Christmas 2006 may not be as merry as retailers would like it to be, according to an analysis by Platt Retail Institute following the release of third quarter numbers.
First of all, Platt notes a slowing of the U.S. economy during the third quarter, with gross domestic product rising at a 1.6-percent annualized rate, compared with 2.6 percent in the second quarter. Platt points out that the slowdown in the housing market eventually will impact employment. “Reduced home values, increasing interest rates and stagnant employment will be a drag on consumer spending at some point, indicating a weakening in the future,” Platt writes.
In Platt’s view, the economy has been fueled by the “wealth effect of cheap money being extracted from residential real estate.” As this source of money dries up and the cost of debt service increases, consumer spending will feel the impact.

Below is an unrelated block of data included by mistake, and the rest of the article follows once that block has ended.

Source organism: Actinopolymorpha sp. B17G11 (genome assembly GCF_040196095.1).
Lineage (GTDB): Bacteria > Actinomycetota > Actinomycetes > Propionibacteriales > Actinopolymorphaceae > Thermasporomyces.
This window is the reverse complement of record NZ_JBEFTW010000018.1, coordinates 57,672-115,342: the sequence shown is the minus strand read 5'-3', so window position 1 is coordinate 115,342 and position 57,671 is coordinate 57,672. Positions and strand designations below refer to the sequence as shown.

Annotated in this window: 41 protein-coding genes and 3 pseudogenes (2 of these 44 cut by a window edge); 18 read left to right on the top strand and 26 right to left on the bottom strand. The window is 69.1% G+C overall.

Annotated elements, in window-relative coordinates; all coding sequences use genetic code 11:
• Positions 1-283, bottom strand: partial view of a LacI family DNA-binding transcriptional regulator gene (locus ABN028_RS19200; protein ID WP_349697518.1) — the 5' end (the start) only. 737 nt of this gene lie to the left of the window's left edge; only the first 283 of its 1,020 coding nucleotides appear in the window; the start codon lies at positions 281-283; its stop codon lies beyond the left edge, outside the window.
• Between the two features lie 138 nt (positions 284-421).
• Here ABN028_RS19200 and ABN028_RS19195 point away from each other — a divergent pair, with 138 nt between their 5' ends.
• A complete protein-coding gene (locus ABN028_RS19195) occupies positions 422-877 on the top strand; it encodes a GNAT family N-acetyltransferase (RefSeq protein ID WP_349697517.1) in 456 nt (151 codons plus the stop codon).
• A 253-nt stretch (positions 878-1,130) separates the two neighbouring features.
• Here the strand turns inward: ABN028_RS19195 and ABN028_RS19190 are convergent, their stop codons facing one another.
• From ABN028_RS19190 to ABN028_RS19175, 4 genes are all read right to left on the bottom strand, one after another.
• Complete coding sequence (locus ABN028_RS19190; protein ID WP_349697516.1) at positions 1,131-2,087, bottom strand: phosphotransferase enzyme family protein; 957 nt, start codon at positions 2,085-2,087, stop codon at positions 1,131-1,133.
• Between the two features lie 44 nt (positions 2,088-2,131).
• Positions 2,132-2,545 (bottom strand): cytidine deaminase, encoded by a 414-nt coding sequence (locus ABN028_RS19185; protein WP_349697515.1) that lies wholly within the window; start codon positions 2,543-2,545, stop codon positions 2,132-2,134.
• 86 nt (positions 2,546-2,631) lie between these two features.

“Average spending has exceeded income for some time,” says Platt, “savings rates are in negative territory and consumer debt burdens are high, thus consumers will have no place to go to reconstitute their balance sheets but to pull back on spending.”
Platt notes that Wal-Mart’s comparable sales grew at only 0.5 percent in October, the weakest showing since December 2000 and that Wal-Mart predicts flat same-store sales this month. Same store sales also fell short for Costco and Target in October.
Maybe this is why the National Retail Federation predicts only a 5-percent rise in holiday sales this year, down from 6.1 percent last year. Archstone Consulting predicts only a 2.5-percent increase in 2006 holiday sales.
Here’s hoping all will be merry and bright for retailers this holiday season, but this forewarning from Platt might be reason to beef up marketing plans, rearrange your merchandise and generally rethink your holiday strategy.